Published by the Students of Johns Hopkins since 1896
August 17, 2022


For International Women's Day, FastForward U hosted a panel with three female-founded startups. 

FastFoward U’s first Ask a Female Founder Panel was held on March 8 in celebration of International Women’s Day. To discuss the factors, challenges and lessons learned from being a woman founder, Kristen Corlay Sanmiguel, co-founder of Cabilde, Nandita Balaji, co-founder of InfernoGuard, and Selena Shirkin, founder of StetPulse, came together for a discussion. All three women started their ventures with Hopkins Technology Ventures FastForward U and have since scaled up from a prototype level to functioning startups. 

Shirkin, a Biomedical Engineering sophomore at Hopkins, says that she had always been passionate about medical technology. When two clinicians approached her during the peak of COVID-19 with an issue they faced disinfecting medical devices like stethoscopes, it immediately piqued her interest. She and her team founded StetPulse with the motive of developing a decontamination pipeline for stethoscopes without causing any detrimental effects on its quality. The existing disinfection mechanisms involve usage of alcohol wipes, which degrade the quality of medical devices.

Balaji, a sophomore majoring in Neuroscience, talked about how FastForward U’s Fuel Accelerator helped push her team’s wildfire detection system from ideation to prototyping. Her startup won a cash prize of $100,000 at the 2022 Arizona State University Innovation Open, a startup pitch competition with 32 participants from several universities. 

“It was a big accomplishment and has allowed us to scale our team up. We are now in the process of finalizing the product and breaking it into the market by summer,” Balaji said. 

Corlay Sanmiguel shared her findings from the research she completed to build Mexico’s first civil engagement app, Cabilde. Cabilde was founded with a motive to make information about congress accessible to national citizens. 

“We don’t need to be a politician to be involved in politics. We need to use the tools at our disposal; it could be anything from poetry to marching in protests,” Corlay Sanmiguel said. “The best way to help someone is to team up with people on different platforms to make a statement.”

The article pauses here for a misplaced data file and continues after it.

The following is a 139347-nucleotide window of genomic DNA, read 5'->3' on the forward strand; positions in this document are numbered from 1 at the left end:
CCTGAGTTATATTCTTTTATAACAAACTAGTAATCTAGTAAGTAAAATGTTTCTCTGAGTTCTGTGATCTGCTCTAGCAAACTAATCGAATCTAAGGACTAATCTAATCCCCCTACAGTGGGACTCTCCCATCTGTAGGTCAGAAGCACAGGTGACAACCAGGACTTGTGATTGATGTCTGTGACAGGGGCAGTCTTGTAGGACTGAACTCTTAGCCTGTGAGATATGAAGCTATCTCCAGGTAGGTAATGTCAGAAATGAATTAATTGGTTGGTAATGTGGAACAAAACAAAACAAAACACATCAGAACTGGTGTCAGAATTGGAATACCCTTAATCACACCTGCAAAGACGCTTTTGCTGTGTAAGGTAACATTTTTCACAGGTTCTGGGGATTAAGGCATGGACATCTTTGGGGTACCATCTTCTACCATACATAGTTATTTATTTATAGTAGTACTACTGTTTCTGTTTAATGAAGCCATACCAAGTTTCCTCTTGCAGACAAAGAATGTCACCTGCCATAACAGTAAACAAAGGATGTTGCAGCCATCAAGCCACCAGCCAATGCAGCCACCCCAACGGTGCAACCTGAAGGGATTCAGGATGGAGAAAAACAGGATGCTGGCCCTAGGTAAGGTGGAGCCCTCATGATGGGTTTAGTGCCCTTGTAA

Shirkin said that networking and reaching out to clinicians, especially as a student-led team, was difficult. She added that despite the challenges, growing from a two-student team to a medical technology startup was a rewarding experience.

For Balaji, talking with potential customers, building connections and networking played a huge role in making her idea a reality. Corlay Sanmiguel said that the biggest challenge she faced was convincing experienced politicians about the benefits of providing easy access to information about bills and congress voting results to the citizens.

When asked about advice for aspiring entrepreneurs, the three of them attested that it was essential to take advantage of the resources that Hopkins offers, including FastForward U and networking events.

Corlay Sanmiguel added that just cold-emailing people without getting intimidated by their titles might help in making meaningful connections and emphasized the importance of investing in human capital. 

“Even if you lack work experience, you might get hired because of the way you present yourself and the vibe you give out,” she said. 

The three women each have a clear plan for the future of their projects. Shirkin plans to add more medical devices to StetPulse’s umbrella, make them easily accessible and affordable and extend their reach to other public institutions and homes. Balaji elaborated on how Infernoguard’s next step is to deploy the system on-site and help people whose livelihoods depend on their land. Corlay Sanmiguel’s team is planning on investing more time and effort in building civic engagement apps with increased transparency.

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